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'set' in a threaded joint ?
2

'set' in a threaded joint ?

'set' in a threaded joint ?

(OP)
Im just starting to investigate the technology of bolted joints and have come across the term 'set' or 'embedment'. The literature I have suggests that this phenomena, which is caused by a crushing/collapse of the contact surface asperities etc, tends to reduce preload built into the joint. It must therefore be allowed for in the initial calcs.

What puzzles me a little is that we are concerned with metals here. I didn't think that metals showed any significant tendancy to 'relax' if kept under load, as would say a polymer material. I would imagine metals to act more like the situation one would get if putting a nut and bolt through a couple of rough-sawn planks of wood. The surfaces would crush DURING the tightening process, and tightening torque would not begin to rise until this crushing process had been completed. In such a case, loss of preload due to 'set' at the time of torquing, and would therefore not need to be allowed for in the initial calcs. I do understand however that in doing the same with lumps of plastic there would be a loss of preload with time due to the visco-elastic behavior of these materials.

Clearly I must be missing something. Perhaps someone would like to relieve me of my ignorance !?

RE: 'set' in a threaded joint ?

Aluminum and magnesium alloys exhibit significant losses of preload AFTER initial tightening.  Steel joints do not suffer nearly as much from this phenomenon.  If elevated temperatures are likely, or if vibration is present, then loss of preload must be taken into account.

Set/Embedment is what you are describing-- plastic deformation of the bearing surface(s) during initial tightening.

RE: 'set' in a threaded joint ?

In Handbook of Bolts and Bolted Joints, Bickford refers to short-term relaxation (what you call set), which  contrasts with stress relaxation (creep, viscoelasticity, etc.).  Sources of short-term relaxation include: surface asperities, thread plasticity due to poor dimensional control and insufficient thread engagement, oversized holes, and lack of perpendicularity between fastener bearing surfaces and longitudinal axis.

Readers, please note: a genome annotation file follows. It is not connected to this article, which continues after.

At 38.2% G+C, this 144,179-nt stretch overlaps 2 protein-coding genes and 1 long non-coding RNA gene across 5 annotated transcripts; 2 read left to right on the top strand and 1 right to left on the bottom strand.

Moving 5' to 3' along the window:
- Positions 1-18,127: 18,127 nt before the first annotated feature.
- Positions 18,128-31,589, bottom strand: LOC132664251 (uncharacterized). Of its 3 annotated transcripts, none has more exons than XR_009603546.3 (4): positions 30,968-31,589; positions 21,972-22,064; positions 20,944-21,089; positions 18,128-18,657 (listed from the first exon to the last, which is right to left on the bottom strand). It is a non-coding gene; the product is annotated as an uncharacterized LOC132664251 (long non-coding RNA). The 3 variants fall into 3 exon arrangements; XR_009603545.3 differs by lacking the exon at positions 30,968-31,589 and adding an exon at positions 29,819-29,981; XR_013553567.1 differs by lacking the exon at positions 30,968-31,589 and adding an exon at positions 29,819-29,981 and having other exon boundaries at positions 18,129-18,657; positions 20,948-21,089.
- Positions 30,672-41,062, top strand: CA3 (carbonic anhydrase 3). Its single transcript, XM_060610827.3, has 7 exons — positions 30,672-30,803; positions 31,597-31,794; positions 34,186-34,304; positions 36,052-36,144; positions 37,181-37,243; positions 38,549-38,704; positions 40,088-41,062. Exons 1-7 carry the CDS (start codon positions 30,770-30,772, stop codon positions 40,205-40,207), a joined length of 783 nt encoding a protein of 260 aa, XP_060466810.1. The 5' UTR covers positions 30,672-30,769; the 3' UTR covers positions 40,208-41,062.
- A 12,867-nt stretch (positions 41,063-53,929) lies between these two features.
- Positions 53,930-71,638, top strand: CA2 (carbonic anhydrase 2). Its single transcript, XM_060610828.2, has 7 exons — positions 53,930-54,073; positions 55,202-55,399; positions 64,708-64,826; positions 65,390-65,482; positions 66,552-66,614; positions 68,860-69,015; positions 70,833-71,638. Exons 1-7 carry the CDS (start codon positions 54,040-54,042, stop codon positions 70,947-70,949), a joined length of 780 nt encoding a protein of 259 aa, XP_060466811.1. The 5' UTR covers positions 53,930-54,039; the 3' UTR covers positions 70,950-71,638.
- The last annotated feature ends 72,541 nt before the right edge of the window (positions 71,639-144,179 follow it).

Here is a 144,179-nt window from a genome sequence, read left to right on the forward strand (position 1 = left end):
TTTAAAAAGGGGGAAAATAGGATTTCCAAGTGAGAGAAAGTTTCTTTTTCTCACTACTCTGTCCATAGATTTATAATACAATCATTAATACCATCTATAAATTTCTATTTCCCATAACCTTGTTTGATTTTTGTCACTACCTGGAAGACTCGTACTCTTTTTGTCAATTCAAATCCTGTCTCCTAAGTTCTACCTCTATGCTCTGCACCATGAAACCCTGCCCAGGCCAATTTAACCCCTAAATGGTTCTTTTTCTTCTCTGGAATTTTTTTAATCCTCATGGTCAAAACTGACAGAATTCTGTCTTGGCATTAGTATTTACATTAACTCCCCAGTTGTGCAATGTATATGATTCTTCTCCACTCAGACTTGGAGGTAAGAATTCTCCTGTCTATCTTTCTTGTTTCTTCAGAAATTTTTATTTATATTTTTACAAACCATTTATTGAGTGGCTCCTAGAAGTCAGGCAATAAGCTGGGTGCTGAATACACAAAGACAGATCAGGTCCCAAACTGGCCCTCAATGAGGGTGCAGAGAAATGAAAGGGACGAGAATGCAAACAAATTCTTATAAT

VDI 2230 includes guidelines for calculating initial preload loss due to relaxation.

If you are looking for the best fastener information, try these:

Handbook of Bolts and Bolted Joints, available at:

http://www.dekker.com

VDI 2230, Systematic Calculation of High Duty Bolted Joints, available at:

http://www.beuth.de

(note: English translation of newest edition not available until January 2003, but well worth it)

ASTM Special Technical Publications 1236 and 1391, Structural Integrity of Fasteners, available at:

http://www.astm.org

RE: 'set' in a threaded joint ?

Gerry,

You are correct, most of the setting happens during tightening. Most of the setting has happened before you remove the wrench. After a few minutes it is very hard to measure any further setting.

However, external loading on the joint is the main cause of joint set or embedment. The joint must experience its maximum external load before it will stop setting. (If the max load is not beyond the capacity of the joint.) If the clamp load is insufficient to hold the joint together, then progressive setting can occur. This then leads to less clamp load and eventual loosening of the bolt after repeated cylces.

RE: 'set' in a threaded joint ?

(OP)
Nashjp,

Thanks, the mechanics of this are beginning to make some sense to me now. I hadn't previously considered the effect of the external load in creating that final bit of 'set' which causes a reduction in the initial preload.

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